32,

34]:

The damping matrix is constructed in the same way as for the stiffness matrix, but the superstructure damping is determined using Rayleigh’s method [

35] without SSI. The SSI parameters are determined using the equations given in [

25,

32,

34], which are summarized in

Table 1. In this study, two cases with and without SSI effects are investigated. The soft soil is assumed to have the Poisson’s ratio of 0.33, the density of 2400 kg/m

^{2}, shear-wave velocity and modulus of 500 m/s and 6 × 108 N/m

^{2}, respectively. Details of the SSI models, as well as the methodology, are presented by Nazarimofrad and Zahrai [

34].

## 3. Swarm-Based Parallel Control (SPC)

In this study, three different control alternatives for adjacent buildings are presented and discussed. One most commonly used method is to control each building independently without any information flow (Case-I in this paper). Another approach is to couple two adjacent buildings side-by-side by actuators or additional dampers, such as hydraulic or MR dampers (Case-II in this paper). Both methods are discussed, and the results are compared with the proposed swarm-based parallel control (SPC), which is Case-III in this paper. The SPC algorithm is the FLC for each building, with an additional updating agent that is another FLC to consider the response of the other buildings simultaneously.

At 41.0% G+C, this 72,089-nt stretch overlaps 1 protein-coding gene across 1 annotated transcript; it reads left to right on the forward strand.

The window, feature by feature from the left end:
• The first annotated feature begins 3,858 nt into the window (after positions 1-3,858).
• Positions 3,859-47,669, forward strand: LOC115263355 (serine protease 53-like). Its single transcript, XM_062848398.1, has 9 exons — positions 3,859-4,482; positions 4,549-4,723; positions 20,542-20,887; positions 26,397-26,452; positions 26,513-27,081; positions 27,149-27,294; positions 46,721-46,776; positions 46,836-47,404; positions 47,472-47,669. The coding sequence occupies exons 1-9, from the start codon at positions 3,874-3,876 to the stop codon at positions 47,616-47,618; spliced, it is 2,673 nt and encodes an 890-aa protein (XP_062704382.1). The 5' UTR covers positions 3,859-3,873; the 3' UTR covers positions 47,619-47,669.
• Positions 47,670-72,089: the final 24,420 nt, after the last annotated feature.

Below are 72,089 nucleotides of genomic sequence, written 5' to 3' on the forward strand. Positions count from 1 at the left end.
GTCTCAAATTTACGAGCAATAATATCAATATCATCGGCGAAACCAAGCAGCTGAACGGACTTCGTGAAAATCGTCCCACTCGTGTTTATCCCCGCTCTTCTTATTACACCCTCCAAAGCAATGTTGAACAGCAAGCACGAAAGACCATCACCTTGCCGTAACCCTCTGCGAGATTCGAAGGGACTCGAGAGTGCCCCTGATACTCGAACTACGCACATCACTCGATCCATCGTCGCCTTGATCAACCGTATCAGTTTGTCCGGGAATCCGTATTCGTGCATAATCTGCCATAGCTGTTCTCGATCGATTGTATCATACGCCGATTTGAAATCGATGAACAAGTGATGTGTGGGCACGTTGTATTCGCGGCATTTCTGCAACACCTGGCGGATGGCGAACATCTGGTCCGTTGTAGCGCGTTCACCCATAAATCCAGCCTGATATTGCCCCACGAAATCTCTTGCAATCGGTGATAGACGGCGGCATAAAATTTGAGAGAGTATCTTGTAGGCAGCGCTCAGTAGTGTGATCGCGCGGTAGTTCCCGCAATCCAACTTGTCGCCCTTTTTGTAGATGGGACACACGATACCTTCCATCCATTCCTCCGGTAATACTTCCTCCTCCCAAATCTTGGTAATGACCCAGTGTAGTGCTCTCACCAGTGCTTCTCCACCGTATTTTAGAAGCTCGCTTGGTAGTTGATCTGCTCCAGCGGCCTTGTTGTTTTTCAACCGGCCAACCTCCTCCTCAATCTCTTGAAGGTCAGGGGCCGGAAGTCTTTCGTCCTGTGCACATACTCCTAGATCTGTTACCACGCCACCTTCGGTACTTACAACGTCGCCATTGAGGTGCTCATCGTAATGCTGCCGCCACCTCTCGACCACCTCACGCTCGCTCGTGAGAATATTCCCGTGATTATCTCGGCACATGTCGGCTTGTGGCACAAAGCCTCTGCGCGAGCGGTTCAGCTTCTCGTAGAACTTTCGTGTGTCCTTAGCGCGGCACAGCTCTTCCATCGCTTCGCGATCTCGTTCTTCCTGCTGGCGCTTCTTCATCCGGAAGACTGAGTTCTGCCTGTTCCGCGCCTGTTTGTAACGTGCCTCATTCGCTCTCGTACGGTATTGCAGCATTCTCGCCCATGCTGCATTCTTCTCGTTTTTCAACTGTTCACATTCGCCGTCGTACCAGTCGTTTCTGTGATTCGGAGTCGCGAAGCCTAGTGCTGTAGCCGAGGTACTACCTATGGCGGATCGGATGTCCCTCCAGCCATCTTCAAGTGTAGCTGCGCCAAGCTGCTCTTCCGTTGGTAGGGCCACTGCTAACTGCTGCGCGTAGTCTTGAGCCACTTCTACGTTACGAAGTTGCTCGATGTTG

For Case-I, the behavior and control of a single building (in the east,

Figure 4) are studied considering the soil–structure interaction (SSI) effects, and the performance of the different control algorithms are compared when the behavior of the adjacent structure is neglected. The response reduction ratio is considered as the performance index, and since the active control has a different control mechanism, the ideal condition is considered for this study. The linear quadratic regulator (LQR) algorithm is used for calculating the optimal control forces that can be applied to the structure through pairs of active tendons that can be installed at the same locations as for the MR dampers. Therefore, the advantages of FLC and SPC are not compared to the active control system. The fuzzy logic control (FLC) is used to efficiently control vibrations using semi-active MR dampers, which is illustrated in

Figure 5. More details, and the background of LQR and FLC algorithms are available from refs. [

32,

36,

37]. The weight matrices for the LQR method are selected as